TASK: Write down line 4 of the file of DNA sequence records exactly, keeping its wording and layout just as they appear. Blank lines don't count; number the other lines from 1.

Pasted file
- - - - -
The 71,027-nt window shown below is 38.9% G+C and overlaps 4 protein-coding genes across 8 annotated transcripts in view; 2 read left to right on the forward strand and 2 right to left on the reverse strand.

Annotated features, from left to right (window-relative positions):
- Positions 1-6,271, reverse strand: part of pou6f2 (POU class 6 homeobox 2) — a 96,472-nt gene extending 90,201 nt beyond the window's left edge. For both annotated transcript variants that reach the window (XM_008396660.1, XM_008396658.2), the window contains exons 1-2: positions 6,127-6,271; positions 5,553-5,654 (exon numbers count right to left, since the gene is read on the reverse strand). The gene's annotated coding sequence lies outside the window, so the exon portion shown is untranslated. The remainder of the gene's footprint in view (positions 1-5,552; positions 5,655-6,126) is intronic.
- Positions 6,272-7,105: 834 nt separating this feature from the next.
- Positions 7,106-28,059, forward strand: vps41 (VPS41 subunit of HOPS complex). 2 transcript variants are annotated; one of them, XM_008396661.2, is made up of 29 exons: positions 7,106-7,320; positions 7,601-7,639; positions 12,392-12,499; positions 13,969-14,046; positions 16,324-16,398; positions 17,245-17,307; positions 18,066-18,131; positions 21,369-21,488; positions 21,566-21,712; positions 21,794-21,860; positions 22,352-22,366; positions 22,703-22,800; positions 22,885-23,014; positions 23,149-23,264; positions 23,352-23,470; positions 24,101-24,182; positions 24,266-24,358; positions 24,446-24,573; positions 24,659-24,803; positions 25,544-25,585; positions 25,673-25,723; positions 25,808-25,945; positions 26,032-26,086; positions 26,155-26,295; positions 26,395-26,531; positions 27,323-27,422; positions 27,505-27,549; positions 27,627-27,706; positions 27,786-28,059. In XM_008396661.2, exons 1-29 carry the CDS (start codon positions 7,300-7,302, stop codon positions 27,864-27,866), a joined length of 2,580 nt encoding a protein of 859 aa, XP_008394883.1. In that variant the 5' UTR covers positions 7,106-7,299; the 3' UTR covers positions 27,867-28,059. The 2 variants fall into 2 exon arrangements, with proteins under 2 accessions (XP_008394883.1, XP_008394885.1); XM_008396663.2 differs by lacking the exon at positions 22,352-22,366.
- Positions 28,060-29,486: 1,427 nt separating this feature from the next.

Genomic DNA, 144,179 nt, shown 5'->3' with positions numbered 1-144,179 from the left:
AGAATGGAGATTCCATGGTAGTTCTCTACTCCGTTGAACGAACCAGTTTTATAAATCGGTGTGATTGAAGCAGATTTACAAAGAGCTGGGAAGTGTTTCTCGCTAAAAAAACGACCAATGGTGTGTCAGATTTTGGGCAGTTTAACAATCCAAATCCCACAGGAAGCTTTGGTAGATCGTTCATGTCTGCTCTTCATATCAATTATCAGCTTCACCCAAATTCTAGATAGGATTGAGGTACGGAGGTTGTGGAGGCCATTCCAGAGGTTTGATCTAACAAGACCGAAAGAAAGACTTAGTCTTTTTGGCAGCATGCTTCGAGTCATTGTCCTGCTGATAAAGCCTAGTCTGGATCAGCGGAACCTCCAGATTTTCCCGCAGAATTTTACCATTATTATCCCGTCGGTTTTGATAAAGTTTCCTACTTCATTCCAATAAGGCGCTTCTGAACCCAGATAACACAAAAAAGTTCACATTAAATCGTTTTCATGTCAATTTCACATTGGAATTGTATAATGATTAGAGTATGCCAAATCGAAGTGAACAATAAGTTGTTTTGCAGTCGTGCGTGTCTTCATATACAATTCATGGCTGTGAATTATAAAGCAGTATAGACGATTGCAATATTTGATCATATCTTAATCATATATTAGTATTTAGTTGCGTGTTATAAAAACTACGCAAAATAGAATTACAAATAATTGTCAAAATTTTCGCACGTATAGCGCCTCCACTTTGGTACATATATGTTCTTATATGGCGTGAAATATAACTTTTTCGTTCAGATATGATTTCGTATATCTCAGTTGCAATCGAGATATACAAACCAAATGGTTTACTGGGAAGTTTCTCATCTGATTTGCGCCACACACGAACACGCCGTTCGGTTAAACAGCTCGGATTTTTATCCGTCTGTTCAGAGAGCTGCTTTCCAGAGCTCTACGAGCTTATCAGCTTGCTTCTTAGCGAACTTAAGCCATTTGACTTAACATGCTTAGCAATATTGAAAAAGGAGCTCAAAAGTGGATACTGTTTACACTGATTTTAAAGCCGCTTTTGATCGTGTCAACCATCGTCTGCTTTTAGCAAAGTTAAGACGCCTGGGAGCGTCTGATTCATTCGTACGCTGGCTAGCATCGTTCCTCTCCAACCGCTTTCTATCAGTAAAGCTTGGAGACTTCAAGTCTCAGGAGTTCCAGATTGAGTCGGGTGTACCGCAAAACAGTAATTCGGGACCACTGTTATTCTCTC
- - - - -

- Positions 6,272-7,105: 834 nt separating this feature from the next.